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The environmental dangers of employing single-use face masks as part of a COVID-19 exit strategy

UCL's Plastic Waste Innovation Hub has today released a policy document that sets out the environmental implications of wearing single-use face masks, should the UK Government mandate that the public wears face masks in the context of the current COVID-19 pandemic.

In it, the Plastics Hub argues that, should the wearing of face masks become mandatory, the public should wear reusable, rather than single-use masks, owing to the environmental implications of wearing, and disposing of single-use face masks.

Most face masks available for sale are made from layers of plastics and are designed to be single-use. If every person in the UK used one single-use face mask each day for a year, it would create 66,000 tonnes of contaminated plastic waste, the report warns, and ten times more climate change impact than using reusable masks.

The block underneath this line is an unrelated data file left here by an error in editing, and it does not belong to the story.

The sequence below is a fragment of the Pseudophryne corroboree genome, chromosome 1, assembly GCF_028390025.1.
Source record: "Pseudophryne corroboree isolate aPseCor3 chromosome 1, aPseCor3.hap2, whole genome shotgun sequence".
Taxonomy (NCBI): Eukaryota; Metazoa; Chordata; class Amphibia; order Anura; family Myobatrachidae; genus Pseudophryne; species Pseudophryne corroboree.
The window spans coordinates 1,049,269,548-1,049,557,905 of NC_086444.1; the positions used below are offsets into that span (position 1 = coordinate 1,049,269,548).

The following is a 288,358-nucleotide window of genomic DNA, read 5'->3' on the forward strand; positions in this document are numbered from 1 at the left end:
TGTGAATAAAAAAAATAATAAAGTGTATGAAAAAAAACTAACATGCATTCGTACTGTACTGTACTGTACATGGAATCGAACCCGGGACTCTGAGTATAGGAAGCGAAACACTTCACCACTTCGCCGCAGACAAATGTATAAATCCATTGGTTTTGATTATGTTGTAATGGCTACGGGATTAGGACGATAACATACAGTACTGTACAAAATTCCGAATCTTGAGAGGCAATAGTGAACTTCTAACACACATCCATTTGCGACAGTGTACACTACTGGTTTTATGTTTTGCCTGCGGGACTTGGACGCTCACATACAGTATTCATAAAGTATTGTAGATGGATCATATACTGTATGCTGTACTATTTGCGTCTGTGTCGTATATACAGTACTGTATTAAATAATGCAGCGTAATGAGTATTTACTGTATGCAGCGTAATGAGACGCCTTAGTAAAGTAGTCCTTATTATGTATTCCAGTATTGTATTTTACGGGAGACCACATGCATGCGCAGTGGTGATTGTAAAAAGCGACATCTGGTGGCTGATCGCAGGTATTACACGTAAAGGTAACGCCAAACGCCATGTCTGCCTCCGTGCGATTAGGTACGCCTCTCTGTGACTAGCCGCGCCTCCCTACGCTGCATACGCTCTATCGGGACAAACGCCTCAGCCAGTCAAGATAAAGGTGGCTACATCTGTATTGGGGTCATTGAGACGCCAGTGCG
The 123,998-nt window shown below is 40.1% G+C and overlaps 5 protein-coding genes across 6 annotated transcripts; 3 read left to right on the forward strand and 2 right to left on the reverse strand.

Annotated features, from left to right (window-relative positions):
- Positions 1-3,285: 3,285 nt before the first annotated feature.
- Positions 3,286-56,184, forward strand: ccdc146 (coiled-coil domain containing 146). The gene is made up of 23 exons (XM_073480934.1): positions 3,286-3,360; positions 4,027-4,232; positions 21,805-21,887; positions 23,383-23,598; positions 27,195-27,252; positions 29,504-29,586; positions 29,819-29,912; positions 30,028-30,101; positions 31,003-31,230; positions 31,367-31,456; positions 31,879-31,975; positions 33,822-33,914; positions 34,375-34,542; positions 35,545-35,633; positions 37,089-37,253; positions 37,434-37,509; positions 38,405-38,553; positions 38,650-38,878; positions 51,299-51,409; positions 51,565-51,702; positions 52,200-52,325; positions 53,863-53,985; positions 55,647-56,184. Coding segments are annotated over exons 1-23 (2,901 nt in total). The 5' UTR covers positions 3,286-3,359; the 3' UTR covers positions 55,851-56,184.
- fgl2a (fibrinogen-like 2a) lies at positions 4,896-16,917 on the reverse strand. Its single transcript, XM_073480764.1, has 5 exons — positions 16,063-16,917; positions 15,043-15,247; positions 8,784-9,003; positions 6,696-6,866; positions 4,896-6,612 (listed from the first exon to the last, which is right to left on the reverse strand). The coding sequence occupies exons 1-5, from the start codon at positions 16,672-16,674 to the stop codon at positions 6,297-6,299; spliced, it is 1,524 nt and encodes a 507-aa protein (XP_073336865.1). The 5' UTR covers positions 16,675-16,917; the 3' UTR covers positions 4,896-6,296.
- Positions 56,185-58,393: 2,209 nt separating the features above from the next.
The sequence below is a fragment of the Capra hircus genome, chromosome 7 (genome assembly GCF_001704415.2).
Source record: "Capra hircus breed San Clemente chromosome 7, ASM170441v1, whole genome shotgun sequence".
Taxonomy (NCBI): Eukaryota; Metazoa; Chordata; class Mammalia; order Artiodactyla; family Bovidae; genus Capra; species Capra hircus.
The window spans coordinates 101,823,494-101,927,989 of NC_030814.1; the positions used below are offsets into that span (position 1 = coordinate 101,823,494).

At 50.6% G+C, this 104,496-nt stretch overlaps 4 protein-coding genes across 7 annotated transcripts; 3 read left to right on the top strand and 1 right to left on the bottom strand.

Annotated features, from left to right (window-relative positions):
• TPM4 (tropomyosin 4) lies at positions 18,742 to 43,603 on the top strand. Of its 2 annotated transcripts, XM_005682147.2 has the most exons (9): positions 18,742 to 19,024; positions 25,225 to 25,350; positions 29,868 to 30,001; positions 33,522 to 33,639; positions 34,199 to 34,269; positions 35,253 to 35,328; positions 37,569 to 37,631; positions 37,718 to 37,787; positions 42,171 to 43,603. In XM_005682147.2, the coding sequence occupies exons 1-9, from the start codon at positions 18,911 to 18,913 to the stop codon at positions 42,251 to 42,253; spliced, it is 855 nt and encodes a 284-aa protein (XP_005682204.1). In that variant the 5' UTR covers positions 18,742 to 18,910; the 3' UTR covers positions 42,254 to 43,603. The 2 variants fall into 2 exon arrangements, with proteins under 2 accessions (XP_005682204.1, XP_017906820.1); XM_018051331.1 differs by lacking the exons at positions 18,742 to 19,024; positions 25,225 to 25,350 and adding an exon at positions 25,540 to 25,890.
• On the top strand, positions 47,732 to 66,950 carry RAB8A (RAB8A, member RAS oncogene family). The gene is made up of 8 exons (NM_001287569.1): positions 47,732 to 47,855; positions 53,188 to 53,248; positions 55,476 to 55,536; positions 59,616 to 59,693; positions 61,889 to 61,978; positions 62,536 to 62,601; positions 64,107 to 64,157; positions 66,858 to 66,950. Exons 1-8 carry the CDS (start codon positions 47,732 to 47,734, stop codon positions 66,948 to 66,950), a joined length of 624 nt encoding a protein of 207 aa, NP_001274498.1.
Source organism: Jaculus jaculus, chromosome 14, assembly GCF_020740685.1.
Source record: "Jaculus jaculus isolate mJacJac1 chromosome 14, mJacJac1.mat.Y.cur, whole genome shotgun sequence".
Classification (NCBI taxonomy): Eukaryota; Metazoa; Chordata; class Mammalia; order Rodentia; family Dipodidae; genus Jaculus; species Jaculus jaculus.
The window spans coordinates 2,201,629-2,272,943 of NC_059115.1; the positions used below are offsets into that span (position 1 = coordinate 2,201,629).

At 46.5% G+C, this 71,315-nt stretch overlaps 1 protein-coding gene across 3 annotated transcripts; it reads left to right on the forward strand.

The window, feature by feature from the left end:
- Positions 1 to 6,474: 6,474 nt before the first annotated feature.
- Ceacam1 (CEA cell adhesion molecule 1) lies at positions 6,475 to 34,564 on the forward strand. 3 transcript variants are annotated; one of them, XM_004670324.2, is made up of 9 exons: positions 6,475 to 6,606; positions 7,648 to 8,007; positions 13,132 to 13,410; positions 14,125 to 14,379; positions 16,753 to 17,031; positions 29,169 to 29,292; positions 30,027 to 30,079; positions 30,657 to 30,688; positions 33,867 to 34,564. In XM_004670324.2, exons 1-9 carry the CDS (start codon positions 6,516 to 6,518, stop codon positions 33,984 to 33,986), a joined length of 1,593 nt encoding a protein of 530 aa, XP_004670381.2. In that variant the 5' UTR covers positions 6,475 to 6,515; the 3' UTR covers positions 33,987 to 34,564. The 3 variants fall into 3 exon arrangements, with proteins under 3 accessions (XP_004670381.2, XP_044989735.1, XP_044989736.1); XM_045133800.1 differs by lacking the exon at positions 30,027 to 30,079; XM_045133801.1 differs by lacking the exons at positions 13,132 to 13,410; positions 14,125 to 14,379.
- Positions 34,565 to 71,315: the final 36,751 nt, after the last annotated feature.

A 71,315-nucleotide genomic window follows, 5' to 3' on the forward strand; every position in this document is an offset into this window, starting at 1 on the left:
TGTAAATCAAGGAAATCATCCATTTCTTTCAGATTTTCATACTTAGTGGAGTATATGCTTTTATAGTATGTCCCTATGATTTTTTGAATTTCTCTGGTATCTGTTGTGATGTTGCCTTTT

Evidence suggests that reusable masks perform most of the tasks of single-use masks without the associated waste stream.

Should wearing face masks become mandatory for the public as part of the UK Government's exit strategy, the report advises that an extensive public health campaign with clear instructions about how to wear, remove, and wash reusable masks will be needed.

The document is available for immediate download below.

In addition, this article has been submitted to UCL Open: Environment, an open access e-journal with open peer review. It has been selected for inclusion in a special issue entitled COVID-19 interactions with our Environment and will be officially published after the peer-review process.

We actively invite your opinions and comments.

Download Covid19 Masks Plastic Waste Policy Briefing final
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